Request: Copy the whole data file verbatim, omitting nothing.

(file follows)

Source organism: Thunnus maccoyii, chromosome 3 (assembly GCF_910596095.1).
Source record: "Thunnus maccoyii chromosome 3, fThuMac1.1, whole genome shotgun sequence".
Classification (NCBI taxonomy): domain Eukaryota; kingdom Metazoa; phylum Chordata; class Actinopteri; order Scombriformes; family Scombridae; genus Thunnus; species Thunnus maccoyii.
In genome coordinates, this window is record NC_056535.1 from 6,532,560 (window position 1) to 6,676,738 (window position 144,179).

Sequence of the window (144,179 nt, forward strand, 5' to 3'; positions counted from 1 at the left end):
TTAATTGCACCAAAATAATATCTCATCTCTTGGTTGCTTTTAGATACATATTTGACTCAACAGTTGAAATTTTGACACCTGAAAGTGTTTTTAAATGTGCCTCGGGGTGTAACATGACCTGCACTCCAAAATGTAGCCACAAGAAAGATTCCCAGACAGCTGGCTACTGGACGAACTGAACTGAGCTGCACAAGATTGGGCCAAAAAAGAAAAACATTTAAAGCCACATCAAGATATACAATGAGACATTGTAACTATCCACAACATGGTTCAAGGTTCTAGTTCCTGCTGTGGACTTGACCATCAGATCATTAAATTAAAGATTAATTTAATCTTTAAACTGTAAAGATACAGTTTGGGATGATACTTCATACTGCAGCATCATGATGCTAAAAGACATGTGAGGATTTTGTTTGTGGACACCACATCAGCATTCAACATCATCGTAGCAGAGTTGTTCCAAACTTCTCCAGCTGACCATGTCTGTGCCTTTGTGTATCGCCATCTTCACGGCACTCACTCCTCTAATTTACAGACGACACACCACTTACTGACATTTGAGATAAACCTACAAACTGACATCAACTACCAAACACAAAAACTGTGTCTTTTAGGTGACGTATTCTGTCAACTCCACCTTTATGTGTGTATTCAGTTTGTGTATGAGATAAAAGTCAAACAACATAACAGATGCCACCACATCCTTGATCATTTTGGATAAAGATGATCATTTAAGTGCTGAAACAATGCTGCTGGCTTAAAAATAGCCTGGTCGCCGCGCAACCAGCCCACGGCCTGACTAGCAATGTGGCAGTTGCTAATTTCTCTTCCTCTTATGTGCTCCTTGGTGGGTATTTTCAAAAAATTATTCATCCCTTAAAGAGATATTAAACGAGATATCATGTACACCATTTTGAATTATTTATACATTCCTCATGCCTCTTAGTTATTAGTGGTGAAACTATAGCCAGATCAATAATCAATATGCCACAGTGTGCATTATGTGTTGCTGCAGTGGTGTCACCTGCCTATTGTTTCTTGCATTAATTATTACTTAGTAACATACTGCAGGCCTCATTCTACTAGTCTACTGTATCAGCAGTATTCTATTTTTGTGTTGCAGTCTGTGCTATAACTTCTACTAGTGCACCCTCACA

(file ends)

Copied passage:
Source organism: Thunnus maccoyii, chromosome 3 (assembly GCF_910596095.1).
Source record: "Thunnus maccoyii chromosome 3, fThuMac1.1, whole genome shotgun sequence".
Classification (NCBI taxonomy): domain Eukaryota; kingdom Metazoa; phylum Chordata; class Actinopteri; order Scombriformes; family Scombridae; genus Thunnus; species Thunnus maccoyii.
In genome coordinates, this window is record NC_056535.1 from 6,532,560 (window position 1) to 6,676,738 (window position 144,179).

Sequence of the window (144,179 nt, forward strand, 5' to 3'; positions counted from 1 at the left end):
TTAATTGCACCAAAATAATATCTCATCTCTTGGTTGCTTTTAGATACATATTTGACTCAACAGTTGAAATTTTGACACCTGAAAGTGTTTTTAAATGTGCCTCGGGGTGTAACATGACCTGCACTCCAAAATGTAGCCACAAGAAAGATTCCCAGACAGCTGGCTACTGGACGAACTGAACTGAGCTGCACAAGATTGGGCCAAAAAAGAAAAACATTTAAAGCCACATCAAGATATACAATGAGACATTGTAACTATCCACAACATGGTTCAAGGTTCTAGTTCCTGCTGTGGACTTGACCATCAGATCATTAAATTAAAGATTAATTTAATCTTTAAACTGTAAAGATACAGTTTGGGATGATACTTCATACTGCAGCATCATGATGCTAAAAGACATGTGAGGATTTTGTTTGTGGACACCACATCAGCATTCAACATCATCGTAGCAGAGTTGTTCCAAACTTCTCCAGCTGACCATGTCTGTGCCTTTGTGTATCGCCATCTTCACGGCACTCACTCCTCTAATTTACAGACGACACACCACTTACTGACATTTGAGATAAACCTACAAACTGACATCAACTACCAAACACAAAAACTGTGTCTTTTAGGTGACGTATTCTGTCAACTCCACCTTTATGTGTGTATTCAGTTTGTGTATGAGATAAAAGTCAAACAACATAACAGATGCCACCACATCCTTGATCATTTTGGATAAAGATGATCATTTAAGTGCTGAAACAATGCTGCTGGCTTAAAAATAGCCTGGTCGCCGCGCAACCAGCCCACGGCCTGACTAGCAATGTGGCAGTTGCTAATTTCTCTTCCTCTTATGTGCTCCTTGGTGGGTATTTTCAAAAAATTATTCATCCCTTAAAGAGATATTAAACGAGATATCATGTACACCATTTTGAATTATTTATACATTCCTCATGCCTCTTAGTTATTAGTGGTGAAACTATAGCCAGATCAATAATCAATATGCCACAGTGTGCATTATGTGTTGCTGCAGTGGTGTCACCTGCCTATTGTTTCTTGCATTAATTATTACTTAGTAACATACTGCAGGCCTCATTCTACTAGTCTACTGTATCAGCAGTATTCTATTTTTGTGTTGCAGTCTGTGCTATAACTTCTACTAGTGCACCCTCACA